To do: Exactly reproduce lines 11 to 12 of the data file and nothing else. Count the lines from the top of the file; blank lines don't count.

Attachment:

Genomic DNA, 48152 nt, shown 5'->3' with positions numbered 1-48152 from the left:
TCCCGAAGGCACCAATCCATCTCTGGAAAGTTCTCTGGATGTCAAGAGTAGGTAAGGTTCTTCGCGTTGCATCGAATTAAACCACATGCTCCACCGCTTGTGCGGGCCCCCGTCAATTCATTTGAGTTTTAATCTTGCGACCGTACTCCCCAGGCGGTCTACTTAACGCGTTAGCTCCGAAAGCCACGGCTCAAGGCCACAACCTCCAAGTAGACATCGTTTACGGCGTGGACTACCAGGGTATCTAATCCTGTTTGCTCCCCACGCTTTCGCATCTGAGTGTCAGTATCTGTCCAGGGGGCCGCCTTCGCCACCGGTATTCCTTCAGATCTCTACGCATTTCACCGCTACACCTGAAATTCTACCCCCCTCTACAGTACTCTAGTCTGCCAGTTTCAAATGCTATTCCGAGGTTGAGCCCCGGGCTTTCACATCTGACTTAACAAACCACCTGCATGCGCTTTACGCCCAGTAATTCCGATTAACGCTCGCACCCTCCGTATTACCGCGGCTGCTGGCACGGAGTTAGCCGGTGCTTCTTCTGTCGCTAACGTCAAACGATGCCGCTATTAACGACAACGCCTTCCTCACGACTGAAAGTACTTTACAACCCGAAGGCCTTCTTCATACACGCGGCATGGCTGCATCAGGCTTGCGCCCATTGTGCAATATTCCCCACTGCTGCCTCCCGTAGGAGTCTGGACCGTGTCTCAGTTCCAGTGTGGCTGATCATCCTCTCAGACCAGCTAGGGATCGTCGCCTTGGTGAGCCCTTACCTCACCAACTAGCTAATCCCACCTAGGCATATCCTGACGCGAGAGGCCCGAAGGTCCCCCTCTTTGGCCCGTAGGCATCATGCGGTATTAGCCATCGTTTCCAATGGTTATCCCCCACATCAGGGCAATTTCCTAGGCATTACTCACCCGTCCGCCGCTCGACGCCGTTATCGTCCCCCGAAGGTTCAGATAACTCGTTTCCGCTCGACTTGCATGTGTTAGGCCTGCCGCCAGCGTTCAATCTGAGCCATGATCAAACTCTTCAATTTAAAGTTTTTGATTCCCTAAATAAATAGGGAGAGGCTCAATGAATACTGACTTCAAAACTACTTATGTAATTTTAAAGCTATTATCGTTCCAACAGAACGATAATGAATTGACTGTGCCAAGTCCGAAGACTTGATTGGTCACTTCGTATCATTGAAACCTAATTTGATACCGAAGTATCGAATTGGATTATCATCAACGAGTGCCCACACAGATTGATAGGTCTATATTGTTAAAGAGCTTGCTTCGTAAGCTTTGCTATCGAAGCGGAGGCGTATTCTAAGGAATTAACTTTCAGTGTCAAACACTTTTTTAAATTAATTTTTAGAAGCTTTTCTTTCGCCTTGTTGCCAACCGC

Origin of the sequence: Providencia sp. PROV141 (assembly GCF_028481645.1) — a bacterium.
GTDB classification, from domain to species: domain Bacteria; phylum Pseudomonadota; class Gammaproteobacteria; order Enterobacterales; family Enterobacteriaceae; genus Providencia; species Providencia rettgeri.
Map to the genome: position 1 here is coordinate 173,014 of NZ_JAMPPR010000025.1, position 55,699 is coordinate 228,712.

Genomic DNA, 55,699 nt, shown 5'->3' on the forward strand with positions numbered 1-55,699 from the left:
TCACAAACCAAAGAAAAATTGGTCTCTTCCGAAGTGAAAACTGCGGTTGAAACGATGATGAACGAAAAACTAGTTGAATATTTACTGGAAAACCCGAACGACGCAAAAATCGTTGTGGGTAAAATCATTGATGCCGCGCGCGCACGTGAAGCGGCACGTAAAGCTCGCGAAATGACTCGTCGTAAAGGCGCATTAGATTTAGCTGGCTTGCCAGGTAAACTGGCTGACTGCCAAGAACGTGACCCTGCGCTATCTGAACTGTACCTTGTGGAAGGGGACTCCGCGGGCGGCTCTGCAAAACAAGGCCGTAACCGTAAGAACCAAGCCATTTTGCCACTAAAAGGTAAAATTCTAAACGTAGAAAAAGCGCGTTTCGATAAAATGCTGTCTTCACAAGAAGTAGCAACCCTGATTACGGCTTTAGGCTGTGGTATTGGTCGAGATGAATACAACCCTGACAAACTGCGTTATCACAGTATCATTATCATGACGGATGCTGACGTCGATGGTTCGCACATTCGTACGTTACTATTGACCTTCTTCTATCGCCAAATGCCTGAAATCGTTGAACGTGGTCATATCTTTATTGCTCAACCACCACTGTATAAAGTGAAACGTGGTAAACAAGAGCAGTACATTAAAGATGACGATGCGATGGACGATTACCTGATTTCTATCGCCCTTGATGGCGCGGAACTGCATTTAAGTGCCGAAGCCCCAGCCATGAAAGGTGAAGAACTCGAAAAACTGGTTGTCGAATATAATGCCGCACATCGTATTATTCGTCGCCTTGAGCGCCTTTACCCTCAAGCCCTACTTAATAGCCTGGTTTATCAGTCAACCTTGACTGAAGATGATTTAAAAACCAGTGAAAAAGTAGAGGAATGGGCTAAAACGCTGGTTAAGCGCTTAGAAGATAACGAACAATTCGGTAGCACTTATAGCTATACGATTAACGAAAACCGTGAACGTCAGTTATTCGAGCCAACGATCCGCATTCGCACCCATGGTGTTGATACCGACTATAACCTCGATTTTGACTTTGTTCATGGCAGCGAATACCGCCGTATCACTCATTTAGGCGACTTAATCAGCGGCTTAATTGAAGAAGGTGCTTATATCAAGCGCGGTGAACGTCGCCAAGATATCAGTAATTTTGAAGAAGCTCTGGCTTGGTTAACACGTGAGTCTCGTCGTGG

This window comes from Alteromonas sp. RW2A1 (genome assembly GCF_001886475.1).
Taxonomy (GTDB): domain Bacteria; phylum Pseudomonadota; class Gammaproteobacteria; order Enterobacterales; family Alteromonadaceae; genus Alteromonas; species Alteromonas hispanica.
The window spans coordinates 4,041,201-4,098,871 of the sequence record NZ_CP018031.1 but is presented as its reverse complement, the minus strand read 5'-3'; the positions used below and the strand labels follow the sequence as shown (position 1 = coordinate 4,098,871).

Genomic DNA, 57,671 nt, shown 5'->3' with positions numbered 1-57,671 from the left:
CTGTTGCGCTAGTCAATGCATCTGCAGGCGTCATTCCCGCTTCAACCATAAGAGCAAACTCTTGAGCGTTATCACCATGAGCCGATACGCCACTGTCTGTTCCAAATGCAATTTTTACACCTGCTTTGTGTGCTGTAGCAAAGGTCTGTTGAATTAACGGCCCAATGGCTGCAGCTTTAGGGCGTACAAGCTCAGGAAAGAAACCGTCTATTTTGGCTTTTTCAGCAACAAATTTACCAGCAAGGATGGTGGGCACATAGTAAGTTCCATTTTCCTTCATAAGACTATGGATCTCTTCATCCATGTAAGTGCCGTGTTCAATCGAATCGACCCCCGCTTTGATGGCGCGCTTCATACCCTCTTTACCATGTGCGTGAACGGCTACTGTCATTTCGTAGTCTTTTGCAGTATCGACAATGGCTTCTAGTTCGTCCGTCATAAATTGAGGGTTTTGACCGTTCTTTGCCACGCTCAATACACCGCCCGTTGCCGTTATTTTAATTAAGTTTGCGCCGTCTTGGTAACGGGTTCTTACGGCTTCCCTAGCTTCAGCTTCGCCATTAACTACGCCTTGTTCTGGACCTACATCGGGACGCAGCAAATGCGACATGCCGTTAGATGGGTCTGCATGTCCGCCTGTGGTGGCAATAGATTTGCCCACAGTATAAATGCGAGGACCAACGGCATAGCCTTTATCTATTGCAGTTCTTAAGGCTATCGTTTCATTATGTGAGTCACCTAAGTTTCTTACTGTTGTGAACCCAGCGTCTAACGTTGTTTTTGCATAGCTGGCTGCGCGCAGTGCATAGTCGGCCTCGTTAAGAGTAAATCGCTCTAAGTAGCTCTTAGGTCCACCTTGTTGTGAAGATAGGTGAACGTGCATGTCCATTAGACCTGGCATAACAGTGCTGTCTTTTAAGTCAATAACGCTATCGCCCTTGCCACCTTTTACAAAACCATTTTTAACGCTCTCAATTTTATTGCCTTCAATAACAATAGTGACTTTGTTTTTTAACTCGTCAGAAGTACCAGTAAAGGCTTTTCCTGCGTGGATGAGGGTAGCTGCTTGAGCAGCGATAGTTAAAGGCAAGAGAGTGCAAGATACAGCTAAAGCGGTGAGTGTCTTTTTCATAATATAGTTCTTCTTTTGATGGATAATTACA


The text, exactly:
Genomic DNA, 57,671 nt, shown 5'->3' with positions numbered 1-57,671 from the left:
CTGTTGCGCTAGTCAATGCATCTGCAGGCGTCATTCCCGCTTCAACCATAAGAGCAAACTCTTGAGCGTTATCACCATGAGCCGATACGCCACTGTCTGTTCCAAATGCAATTTTTACACCTGCTTTGTGTGCTGTAGCAAAGGTCTGTTGAATTAACGGCCCAATGGCTGCAGCTTTAGGGCGTACAAGCTCAGGAAAGAAACCGTCTATTTTGGCTTTTTCAGCAACAAATTTACCAGCAAGGATGGTGGGCACATAGTAAGTTCCATTTTCCTTCATAAGACTATGGATCTCTTCATCCATGTAAGTGCCGTGTTCAATCGAATCGACCCCCGCTTTGATGGCGCGCTTCATACCCTCTTTACCATGTGCGTGAACGGCTACTGTCATTTCGTAGTCTTTTGCAGTATCGACAATGGCTTCTAGTTCGTCCGTCATAAATTGAGGGTTTTGACCGTTCTTTGCCACGCTCAATACACCGCCCGTTGCCGTTATTTTAATTAAGTTTGCGCCGTCTTGGTAACGGGTTCTTACGGCTTCCCTAGCTTCAGCTTCGCCATTAACTACGCCTTGTTCTGGACCTACATCGGGACGCAGCAAATGCGACATGCCGTTAGATGGGTCTGCATGTCCGCCTGTGGTGGCAATAGATTTGCCCACAGTATAAATGCGAGGACCAACGGCATAGCCTTTATCTATTGCAGTTCTTAAGGCTATCGTTTCATTATGTGAGTCACCTAAGTTTCTTACTGTTGTGAACCCAGCGTCTAACGTTGTTTTTGCATAGCTGGCTGCGCGCAGTGCATAGTCGGCCTCGTTAAGAGTAAATCGCTCTAAGTAGCTCTTAGGTCCACCTTGTTGTGAAGATAGGTGAACGTGCATGTCCATTAGACCTGGCATAACAGTGCTGTCTTTTAAGTCAATAACGCTATCGCCCTTGCCACCTTTTACAAAACCATTTTTAACGCTCTCAATTTTATTGCCTTCAATAACAATAGTGACTTTGTTTTTTAACTCGTCAGAAGTACCAGTAAAGGCTTTTCCTGCGTGGATGAGGGTAGCTGCTTGAGCAGCGATAGTTAAAGGCAAGAGAGTGCAAGATACAGCTAAAGCGGTGAGTGTCTTTTTCATAATATAGTTCTTCTTTTGATGGATAATTACA